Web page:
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Soil Health Minute: Why we do what we do

With the Extension Service, we often ask ourselves "why do you do what you do?" as a way to get at the core of our programming and to keep us moving forward in a positive way.

Getting to the "why" of what you're doing can be difficult and require a little soul-searching. It's one of those questions that you think may be easy to answer, but when you start writing down "what" you do, "how" you do it so that you can get to the "why" you do it, it gets a little more complicated and may take several days to finally get to the answer.

I think it's good to check in and ask this question no matter what your profession is, especially when engaging in soil health practices or programming. It can lead to a better, more complete understanding of what drives you to navigate the complicated course of your career. Not that I want to get too personal, but I'll run through my process of asking this series of questions for my position as both an assistant professor and soil health specialist at North Dakota State University.

What do I do? This is a pretty long list, like many of you may have for your careers...so this process gets difficult right off the bat! For those that may not know, my position is 90 percent Extension and 10 percent research. Faculty at universities have these splits so that their job obligations can be defined and performance can be assessed. With this split, I am required to both contribute to the scientific knowledge being developed along with training graduate students on the scientific method (that's the 10 percent research). In addition, I develop effective programs to train educators, networks to transfer information and share science-based information with the public using written, digital and verbal formats (the 90 percent Extension). Then there's some service mixed in there that means serving on various committees.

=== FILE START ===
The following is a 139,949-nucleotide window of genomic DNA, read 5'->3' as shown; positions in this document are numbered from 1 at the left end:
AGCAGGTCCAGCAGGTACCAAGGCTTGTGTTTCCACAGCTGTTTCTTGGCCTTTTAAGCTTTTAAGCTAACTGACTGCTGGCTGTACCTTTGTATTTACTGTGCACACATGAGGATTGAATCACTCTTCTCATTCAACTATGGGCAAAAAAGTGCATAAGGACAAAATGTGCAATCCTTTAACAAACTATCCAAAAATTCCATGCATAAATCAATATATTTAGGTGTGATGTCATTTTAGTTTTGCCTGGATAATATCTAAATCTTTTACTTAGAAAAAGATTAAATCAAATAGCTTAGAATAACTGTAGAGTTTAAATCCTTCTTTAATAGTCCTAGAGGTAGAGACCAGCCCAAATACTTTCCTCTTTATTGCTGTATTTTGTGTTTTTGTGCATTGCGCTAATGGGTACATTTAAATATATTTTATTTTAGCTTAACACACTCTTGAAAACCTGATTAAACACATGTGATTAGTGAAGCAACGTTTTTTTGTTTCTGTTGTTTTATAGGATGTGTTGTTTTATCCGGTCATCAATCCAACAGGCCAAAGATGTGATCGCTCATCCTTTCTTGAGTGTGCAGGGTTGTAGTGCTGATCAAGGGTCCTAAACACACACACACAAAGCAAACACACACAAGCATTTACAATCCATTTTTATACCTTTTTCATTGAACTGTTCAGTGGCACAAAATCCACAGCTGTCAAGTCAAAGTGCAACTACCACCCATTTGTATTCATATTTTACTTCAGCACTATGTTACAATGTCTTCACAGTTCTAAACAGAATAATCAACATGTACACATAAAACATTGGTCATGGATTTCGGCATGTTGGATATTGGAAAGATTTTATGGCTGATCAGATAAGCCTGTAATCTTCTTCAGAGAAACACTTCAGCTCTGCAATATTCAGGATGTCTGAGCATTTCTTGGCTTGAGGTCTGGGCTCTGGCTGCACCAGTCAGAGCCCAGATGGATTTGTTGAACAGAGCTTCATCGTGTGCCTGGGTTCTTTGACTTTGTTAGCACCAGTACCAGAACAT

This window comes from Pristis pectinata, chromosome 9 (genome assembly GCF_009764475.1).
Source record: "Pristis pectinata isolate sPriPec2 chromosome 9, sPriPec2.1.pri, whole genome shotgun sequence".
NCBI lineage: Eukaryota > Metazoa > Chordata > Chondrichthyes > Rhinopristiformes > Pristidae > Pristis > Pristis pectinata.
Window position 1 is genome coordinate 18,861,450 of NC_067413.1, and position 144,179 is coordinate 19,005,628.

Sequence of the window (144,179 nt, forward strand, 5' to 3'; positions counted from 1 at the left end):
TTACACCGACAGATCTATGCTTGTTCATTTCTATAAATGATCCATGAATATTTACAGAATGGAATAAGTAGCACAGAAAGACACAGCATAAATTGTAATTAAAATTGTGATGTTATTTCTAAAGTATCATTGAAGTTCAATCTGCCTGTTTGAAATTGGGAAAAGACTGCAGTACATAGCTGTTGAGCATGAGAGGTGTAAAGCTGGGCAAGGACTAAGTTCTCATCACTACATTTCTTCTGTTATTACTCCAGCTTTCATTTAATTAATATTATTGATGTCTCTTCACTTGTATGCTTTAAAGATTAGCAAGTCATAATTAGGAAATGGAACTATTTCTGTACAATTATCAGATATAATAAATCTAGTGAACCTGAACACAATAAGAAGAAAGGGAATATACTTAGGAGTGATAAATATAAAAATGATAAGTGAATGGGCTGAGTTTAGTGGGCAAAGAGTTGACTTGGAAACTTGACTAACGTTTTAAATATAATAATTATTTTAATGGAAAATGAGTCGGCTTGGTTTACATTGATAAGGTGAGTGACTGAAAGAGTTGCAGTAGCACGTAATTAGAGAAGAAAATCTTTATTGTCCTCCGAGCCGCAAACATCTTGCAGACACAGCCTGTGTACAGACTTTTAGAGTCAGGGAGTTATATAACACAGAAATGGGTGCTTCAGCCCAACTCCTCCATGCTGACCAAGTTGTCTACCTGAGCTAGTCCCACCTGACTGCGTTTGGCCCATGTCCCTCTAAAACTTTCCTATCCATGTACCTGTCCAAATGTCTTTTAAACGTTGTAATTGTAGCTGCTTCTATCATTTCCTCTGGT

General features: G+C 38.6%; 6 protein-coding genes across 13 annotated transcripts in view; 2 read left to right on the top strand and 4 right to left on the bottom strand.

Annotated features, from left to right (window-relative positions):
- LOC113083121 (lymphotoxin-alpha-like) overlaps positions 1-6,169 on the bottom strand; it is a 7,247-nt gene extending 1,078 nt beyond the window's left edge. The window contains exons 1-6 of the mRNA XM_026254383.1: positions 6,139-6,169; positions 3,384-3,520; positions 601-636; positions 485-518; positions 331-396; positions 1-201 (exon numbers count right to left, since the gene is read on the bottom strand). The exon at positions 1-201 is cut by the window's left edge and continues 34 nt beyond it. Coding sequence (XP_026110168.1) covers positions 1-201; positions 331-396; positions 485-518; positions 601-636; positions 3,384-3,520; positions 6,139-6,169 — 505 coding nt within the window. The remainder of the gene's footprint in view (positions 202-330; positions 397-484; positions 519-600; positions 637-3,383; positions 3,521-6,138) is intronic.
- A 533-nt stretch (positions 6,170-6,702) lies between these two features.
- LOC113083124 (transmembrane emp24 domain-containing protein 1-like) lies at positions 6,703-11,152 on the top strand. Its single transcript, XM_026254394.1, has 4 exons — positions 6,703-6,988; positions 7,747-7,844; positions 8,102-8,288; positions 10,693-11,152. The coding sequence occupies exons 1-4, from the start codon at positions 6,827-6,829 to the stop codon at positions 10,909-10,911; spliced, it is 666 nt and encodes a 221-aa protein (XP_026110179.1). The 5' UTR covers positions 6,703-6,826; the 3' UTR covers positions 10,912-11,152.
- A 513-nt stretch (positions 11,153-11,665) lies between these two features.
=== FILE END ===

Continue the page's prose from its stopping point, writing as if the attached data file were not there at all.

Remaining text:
How do I do what I do? Uff, another complicated question with a lengthy list. For both research and Extension activities, I am required to obtain funding from external sources through grant writing — basically only our faculty and some technician (but not my technician) salaries are covered by NDSU. So, when I have the grant money in place, I find the personnel to do the work. This means hiring graduate students, hourly workers, technicians. It takes an army of people to do what we do! I then coordinate activities to make sure we achieve the objectives of the projects we propose.

I also coordinate (to some level) the statewide soil health efforts which requires me to stay informed of research and Extension activities happening at the state, regional and county level. It also requires me to be aware of soil health programs and research being done by the Agricultural Research Service, Natural Resources Conservation Service, and Soil Conservation Districts. Behind the scenes, I coordinate and attend many meetings with various groups to make sure we are developing cohesive messages, that our programs are not duplicating efforts and everything is running in parallel.

I develop Extension programs that can be used at the state, regional or county level. This may include presentations, webinars, resources that often are accompanied by personal advising. To keep those programs relevant, I keep my finger on the pulse of the current scientific research and on-farm practices. This involves working closely with researchers on campus and at NDSU REC's and other experts across the globe who are working in soil health. It also involves numerous on-farm visits — in fact, I have estimated that I work closely with just over 100 farmers, have had my hands in the soil of over 50,000 acres and advised on more than 250,000 acres in the past six years. I also am active on Twitter and other web-based outlets to stay connected.

Why do I do what I do? After much contemplation and initial answers of "because I want to advance science" or "protect the soil resource," it comes down to something much simpler in words but more complex with regards to actions: "I do what I do because I care." I care about science, the soil resource, farm legacies, my colleagues and farmers.

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